You may have located and purchased an investment rental property in a neighboring city that initially seems great – low property cost, high rent, great residents, and only some minor maintenance that needs to be done. When you originally plan to only visit your investment property once or twice a month, driving to and from your property doesn’t seem too bad. However, a 45-minute drive can add up quickly and you may want to reconsider.
It is important to remember that residents do not last forever, and this coming and going of new residents can cause multiple trips to a rental home. The average resident for a single-family residence will last a year and a half. People purchase their own homes, move for job opportunities, and other life events can result in resident turnover.
After your resident leaves, you will need to make sure that the property is properly cleaned and prepared for the newest residents to move in. While you can hire professionals to do this work, but at the very least you will need to drive to your rental property to do an evaluation of what needs to be done, and then a return trip to ensure that your vendors did the work as expected. If your vendors have missed a few small things, then this may require additional trips on your part.
Once your property is ready, you will need to advertise your property. Did you remember to take pictures when you inspected your vendors’ work? If not, then you will need to do another trip. Also, for each showing, you will need to make a trip. On average it takes 7 to 15 showings to find a quality and qualified applicant. You could try to schedule multiple showings for the same day(s), but often what works for your schedule does not work for applicants’ schedule, and so you should plan on several trips.
Once you have found a solid resident, you will most likely need to make an additional trip for the move-in process. However, residents often have a number of follow up requests soon after moving in. You may get questions about how to operate the dishwasher to small maintenance requests, and so you will need to plan a handful of trips within the first few weeks after move-in.
It feels great once you have a resident who pays the rent on time and everything goes smoothly for a few months, but then the toilet overflows. Your resident must be at work and is unable to meet the plumber, and so there is another trip for you. No problems for a few more weeks, but then your resident has an altercation with a neighbor over the weekend, and there goes your Sunday. Everything goes smoothly for the next few weeks, but then a fuse blows, but your resident cannot find the fuse box, shutting off the heater in the middle of the winter…and you get a call at 3 am.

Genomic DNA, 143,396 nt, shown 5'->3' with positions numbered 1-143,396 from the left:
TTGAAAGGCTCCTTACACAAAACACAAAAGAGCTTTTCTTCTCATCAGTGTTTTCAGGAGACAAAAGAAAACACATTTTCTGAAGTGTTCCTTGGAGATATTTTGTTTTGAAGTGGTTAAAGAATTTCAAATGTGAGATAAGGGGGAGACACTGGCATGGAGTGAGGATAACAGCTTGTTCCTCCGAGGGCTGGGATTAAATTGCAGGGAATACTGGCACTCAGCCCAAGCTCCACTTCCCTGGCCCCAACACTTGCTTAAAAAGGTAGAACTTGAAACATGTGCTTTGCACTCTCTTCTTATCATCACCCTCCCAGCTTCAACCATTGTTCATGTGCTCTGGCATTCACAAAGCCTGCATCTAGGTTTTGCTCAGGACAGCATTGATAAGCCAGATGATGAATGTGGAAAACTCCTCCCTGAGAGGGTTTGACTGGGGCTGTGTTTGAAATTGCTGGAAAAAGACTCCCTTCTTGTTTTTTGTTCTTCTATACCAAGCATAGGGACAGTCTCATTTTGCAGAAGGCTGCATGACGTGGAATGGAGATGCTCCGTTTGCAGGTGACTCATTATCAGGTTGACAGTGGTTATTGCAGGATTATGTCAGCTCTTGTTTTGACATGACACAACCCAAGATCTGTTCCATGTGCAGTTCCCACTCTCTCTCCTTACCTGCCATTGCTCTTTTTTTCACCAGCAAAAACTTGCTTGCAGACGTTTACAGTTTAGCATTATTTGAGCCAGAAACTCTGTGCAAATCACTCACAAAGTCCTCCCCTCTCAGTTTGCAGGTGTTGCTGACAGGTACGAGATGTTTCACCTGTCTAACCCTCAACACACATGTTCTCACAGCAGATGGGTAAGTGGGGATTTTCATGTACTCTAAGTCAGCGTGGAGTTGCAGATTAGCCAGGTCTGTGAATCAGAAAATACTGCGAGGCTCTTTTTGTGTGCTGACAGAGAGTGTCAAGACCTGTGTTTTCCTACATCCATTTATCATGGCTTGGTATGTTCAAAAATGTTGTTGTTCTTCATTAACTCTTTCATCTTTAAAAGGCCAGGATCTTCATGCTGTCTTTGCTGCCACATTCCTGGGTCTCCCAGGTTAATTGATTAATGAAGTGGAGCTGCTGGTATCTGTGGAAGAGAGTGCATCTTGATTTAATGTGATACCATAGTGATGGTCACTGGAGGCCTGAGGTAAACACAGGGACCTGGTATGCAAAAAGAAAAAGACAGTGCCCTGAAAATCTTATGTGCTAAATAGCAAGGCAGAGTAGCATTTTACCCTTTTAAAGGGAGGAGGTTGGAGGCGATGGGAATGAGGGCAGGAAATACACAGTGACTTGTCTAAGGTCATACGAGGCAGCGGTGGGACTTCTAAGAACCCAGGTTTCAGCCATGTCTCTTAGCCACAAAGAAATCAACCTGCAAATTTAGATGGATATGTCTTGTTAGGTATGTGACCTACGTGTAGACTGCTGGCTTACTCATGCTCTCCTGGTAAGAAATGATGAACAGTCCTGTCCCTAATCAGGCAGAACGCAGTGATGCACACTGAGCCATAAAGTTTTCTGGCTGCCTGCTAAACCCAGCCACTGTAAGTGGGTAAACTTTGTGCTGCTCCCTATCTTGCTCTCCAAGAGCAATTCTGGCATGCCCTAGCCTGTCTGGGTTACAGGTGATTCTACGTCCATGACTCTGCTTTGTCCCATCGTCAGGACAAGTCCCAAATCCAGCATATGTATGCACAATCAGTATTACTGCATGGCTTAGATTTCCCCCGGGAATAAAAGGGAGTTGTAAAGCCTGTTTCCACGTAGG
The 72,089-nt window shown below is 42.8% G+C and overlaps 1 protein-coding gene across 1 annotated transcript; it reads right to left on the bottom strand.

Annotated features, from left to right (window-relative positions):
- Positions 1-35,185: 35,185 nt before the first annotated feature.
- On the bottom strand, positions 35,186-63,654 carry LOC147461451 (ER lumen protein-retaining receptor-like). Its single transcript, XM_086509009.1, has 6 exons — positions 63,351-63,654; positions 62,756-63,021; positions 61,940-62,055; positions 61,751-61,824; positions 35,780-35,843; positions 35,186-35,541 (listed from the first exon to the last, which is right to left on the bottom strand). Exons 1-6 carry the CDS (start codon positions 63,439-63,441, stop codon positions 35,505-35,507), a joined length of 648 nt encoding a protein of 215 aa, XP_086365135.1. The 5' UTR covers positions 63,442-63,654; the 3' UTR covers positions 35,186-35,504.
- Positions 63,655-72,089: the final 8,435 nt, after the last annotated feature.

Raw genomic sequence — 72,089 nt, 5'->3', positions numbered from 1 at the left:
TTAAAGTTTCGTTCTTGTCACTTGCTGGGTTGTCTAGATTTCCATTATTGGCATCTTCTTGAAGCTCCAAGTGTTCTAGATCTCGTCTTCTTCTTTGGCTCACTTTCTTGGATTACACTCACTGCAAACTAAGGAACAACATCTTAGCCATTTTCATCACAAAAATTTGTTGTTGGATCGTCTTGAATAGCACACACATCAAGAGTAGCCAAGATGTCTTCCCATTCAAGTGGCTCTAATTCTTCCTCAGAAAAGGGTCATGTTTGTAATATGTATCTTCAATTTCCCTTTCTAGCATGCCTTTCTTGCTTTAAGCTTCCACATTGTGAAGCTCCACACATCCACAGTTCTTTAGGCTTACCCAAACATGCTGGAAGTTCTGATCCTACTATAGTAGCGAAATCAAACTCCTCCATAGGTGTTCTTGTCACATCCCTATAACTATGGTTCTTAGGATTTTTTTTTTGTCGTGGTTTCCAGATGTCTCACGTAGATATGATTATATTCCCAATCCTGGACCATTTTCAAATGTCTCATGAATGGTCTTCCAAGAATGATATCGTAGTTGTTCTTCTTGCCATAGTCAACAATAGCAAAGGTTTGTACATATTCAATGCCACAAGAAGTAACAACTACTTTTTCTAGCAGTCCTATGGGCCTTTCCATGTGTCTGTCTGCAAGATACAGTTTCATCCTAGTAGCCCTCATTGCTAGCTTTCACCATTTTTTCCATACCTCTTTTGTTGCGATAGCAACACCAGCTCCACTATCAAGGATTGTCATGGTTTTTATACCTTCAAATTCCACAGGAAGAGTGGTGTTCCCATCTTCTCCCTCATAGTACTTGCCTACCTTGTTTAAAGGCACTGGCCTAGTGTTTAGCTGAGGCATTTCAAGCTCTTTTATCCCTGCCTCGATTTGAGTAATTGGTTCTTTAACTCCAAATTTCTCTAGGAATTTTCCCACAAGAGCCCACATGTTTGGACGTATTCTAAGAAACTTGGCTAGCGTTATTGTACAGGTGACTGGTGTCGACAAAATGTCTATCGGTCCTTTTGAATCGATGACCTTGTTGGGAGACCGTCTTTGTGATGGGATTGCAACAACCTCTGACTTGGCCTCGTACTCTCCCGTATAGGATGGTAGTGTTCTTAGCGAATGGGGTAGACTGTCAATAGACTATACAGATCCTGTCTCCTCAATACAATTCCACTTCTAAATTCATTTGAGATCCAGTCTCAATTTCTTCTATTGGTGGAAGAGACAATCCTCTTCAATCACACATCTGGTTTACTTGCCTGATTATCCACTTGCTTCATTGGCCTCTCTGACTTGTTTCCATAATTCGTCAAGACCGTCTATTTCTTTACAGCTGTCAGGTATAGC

So the initial thought that a 45-minute drive seemed so easy when you first purchased the property, it’s now a drain on not only your time but also the cost of gas, as well as wear and tear on your vehicle. How much is your time worth? That 45-minute drive each way for all the various aspects that you will need to take care of will add up.
Purchasing a property in a nearby city can be a great investment with the low purchase price, high rent, and solid residents that you had initially anticipated. However, the time and cost of the day-to-day duties can turn that dream investment into a nightmare.
The professionals at Real Property Management East Cobb can assist. We will show your investment property to prospective residents, screen applicants and handle the move-in, deal with resident emergencies and 3 am phone calls, and attend to maintenance issues. Additionally, we continually attend training in resident-landlord laws, such as fair housing and evictions, plus are licensed and insured to manage your property successfully in compliance with regulations and statutes.
Have you calculated the true cost of your investment rental property? Please contact us online or call us at 770-622-5657 for more information.
We are pledged to the letter and spirit of U.S. policy for the achievement of equal housing opportunity throughout the Nation. See Equal Housing Opportunity Statement for more information.